William James Lancaster came from a large Chelmsford family. He worked as an assistant in a grocers and married in 1915. In June of that year he joined the army and he went to France in December 1916. He was killed in action in October 1917 near Ypres. His home was in Manor Road.


Serjeant, Machine Gun Corps (Infantry) (formerly of the Essex Regiment)

The same edition reported:

“Sergt. W. J. Lancaster, M.G.C., aged 29, husband of Mrs. Lancaster, 12, Manor-rd., Chelmsford, was reported killed on Oct. 9. His Commanding Officer states in a letter that in a battle where all did well Sergt. Lancaster distinguished himself, and attributes the credit to him for a lot of the good work done by his company. By his cheerfulness and courage he kept his men together, and such was his example that after he fell his men carried on as if he been there and maintained their discipline.

Sergt, Lancaster joined the Essex Regiment. in June, 1915, and went to France with the Machine Gun Company in December, 1916.

For seven years he was in the employment of Mr. Mortimer, High-st., Chelmsford, and he was secretary of the Chelmsford Shop Assistants’ Football Association.”

William was born in Chelmsford in 1888, the son of John Nathaniel Lancaster and Mary Ann Lancaster (nee White). His father had been born in 1857 in Hawkwell; his mother c1854 in Thundersley. They had married on 24th April 1878 at the London Riad Baptist Church in Chelmsford, and three years later had been living at 20 Lower Anchor Street, Chelmsford (later renumbered as 24).

William’s siblings, all Chelmsford-born, included Annie Lancaster (born in 1879), John Lancaster (1880-1951), Alice Mary Lancaster (1883-1942), Frederick George Lancaster (1884-1946), Edith Emily Lancaster (1885-1892), Arthur Harry Lancaster (1890-1955), Rosa Ethel Lancaster (1892-1979), Florrie May Lancaster (born in 1894), Mabel Maude Lancaster (born in 1896), and Beatrice Eva Lancaster (1898-1984).

Three year-old William was captured by the 1891 census living with his parents, five siblings and an uncle at 9c Lower Anchor Street (later renumbered as 12). His father was an iron fitter.

The 1901 census found 13 year-old William living with his parents. seven siblings and a visitor at Wells and Perry’s Wharf in Springfield. His father was a foreman; his brother John, a blacksmith; and his sister Alice, a dressmaker.

In 1911 the census recorded 23 year-old William living with his parents, uncle James White and five younger siblings at 12 Manor

Road in Chelmsford (pictured). William was employed as a grocer’s assistant. His father was a coal merchant; his uncle was a roadman for Chelmsford Borough Council, while his brother Arthur was a butcher’s assistant and his sister Rose a dressmaker’s assistant.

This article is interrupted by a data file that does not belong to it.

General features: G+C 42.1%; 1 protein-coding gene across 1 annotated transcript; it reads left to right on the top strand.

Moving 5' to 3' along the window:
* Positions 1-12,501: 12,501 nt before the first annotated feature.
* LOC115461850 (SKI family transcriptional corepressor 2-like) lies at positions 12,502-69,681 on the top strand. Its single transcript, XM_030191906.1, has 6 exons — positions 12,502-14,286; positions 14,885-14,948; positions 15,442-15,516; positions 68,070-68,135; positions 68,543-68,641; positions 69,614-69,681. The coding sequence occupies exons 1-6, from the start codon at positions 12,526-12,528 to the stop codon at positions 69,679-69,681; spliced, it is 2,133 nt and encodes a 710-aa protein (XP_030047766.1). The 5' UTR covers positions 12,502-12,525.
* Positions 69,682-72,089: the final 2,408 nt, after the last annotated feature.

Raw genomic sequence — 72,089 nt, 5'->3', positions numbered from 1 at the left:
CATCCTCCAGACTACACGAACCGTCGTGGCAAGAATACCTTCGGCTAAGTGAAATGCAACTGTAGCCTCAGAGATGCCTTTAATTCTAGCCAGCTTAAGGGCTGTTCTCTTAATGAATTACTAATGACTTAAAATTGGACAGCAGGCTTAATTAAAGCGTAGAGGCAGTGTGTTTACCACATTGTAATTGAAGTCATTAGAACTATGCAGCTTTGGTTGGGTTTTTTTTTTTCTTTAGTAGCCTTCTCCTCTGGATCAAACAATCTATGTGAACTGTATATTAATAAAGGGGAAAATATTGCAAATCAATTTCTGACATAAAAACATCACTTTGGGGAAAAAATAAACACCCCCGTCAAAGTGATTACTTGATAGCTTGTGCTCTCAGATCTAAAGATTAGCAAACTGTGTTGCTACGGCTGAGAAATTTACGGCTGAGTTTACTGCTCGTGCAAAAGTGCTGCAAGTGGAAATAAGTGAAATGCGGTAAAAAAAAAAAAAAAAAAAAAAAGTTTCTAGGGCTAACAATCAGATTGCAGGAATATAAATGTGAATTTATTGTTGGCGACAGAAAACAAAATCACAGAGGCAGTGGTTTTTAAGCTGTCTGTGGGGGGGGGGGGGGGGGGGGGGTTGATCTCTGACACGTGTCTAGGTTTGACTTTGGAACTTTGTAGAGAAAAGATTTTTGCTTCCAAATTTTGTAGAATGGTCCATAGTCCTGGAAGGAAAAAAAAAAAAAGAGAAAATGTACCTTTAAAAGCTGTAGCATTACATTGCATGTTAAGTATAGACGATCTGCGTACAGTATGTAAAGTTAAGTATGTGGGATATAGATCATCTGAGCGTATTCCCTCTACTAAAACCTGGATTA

In 1915 William married Annie Reed in the Romford registration district.

William enlisted at Chelmsford in June 1915 and served as 3715 in the Essex Regiment. He went to France in December 1916 and was killed in action on 10th October 1917 while serving as Serjeant 43589 in the 199th Company of the Machine Gun Corps (Infantry).

On 26th October 1917 the Essex Weekly News included the following family notice:

“Lancaster. - In proud and loving memory of my dear husband, Sergt. W. J. Lancaster, Machine Gun Corps, who was killed in action in France Oct. 9th, 1917, - 25 Queen-st., Warley.

On October 9th, 1917, in France, the dearly-beloved son of Mr. and Mrs. J. Lancaster, 12, Manor-rd., Chelmsford, deeply mourned.

The mother’s heart with agony is broken - her loving son will never more return. The faithful wife recalls her lover’s token, And blinding tears spring forth that scald and burn; Saviour! Look down upon this saddened throng; Answer Thy children’s cry: ‘O, Lord, how long?’”

William has no known grave and is commemorated on the Tyne Cot Memorial, Zonnebeke, West-Vlaanderan, Belgium and on the Civic Centre Memorial, Chelmsford. His was also one of 28 men whose names were recorded on a mahogany war memorial at the Oddfellows Hall in Legg Street Chelmsford. He was not commemorated by the war memorial at St. John’s Church, Moulsham.

He was entitled to the British War Medal and Victory Medal.

On 11th October 1918 the Essex County Chronicle included the following in memoriam notice:

“Lancaster. - In ever-loving memory of a dear husband, son, and brother, Sgt. William James Lancaster, M.G.C., who was killed in action in France, Oct. 9th, 1917.

Not gone from memory, not gone from love, But gone to our Father’s Home above.

25 Queen’s Street, Warley, and 12 Manor Road, Chelmsford.”

The 1918 register of electors listed William’s parents at 12 Manor Road, Chelmsford.

His mother died in 1934, aged 80; his father died in 1946, aged 88.